We are delighted to confirm that this coming Saturday morning will mark the launch of our very exciting ECD Teacher Training Initiative here at The Ridge.
In partnership with facilitators from the Teachers Learning Centre and made possible through some very generous sponsorship, we will be welcoming twenty young, aspirant pre-primary teachers into the programme.
We look forward to opening the doors and utility working areas of our new Junior Primary block each Saturday morning for the next fifteen months in order to help to facilitate a level NQF 4 ECD teacher training course. Thereafter, we are trusting that further donations will allow for a continuation of the programme and to us being able to offer upliftment, upskilling and empowering to the many other young caregivers who are all so desperate for a qualification that says, ‘I can’.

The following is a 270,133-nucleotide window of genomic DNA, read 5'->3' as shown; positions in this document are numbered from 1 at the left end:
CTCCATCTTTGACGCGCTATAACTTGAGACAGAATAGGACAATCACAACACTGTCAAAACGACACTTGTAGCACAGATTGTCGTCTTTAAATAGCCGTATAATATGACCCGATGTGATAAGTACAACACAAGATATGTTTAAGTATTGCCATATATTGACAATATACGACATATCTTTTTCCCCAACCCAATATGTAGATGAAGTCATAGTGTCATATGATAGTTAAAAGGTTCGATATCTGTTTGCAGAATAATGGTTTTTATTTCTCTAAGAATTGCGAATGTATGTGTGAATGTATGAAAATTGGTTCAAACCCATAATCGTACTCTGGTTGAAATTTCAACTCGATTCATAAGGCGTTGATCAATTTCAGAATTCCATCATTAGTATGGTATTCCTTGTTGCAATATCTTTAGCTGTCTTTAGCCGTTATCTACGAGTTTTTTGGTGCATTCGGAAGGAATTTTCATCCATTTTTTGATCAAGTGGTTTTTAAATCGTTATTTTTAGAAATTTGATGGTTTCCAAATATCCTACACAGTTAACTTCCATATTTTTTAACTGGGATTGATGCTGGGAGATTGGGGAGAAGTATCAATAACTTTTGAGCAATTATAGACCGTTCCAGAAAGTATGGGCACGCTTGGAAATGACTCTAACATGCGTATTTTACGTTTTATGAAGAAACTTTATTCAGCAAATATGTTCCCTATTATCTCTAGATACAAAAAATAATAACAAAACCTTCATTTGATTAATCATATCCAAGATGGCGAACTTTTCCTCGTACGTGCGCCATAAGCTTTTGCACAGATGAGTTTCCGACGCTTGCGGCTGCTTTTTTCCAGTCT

The students have been selected from various pre-primary and nursery schools from within the greater Alexandria neighbourhood just north of Johannesburg. The course will run between 09.00 and 13.00 each Saturday and occasionally during the school holidays. It will be facilitated and managed by experienced ECD professionals.
Improvements to the Nicolson Hall’s welcome and concourse area:
Parents will, I’m sure, be wondering about the ground work being done on the east side of the Hall. Whilst some of what has been planned is ‘under wraps’, I am able to say that the decision has been made to continue the Centenary Garden’s indigenous plant theme on the west side of the Hall and in doing so, to connect this area of the garden with Ollie’s Garden which skirts the north and west sides of the new Junior Primary block.
The project forms part of the macro plan that aims to bring the external aesthetics of the new JP block in line with the older more established part of the school.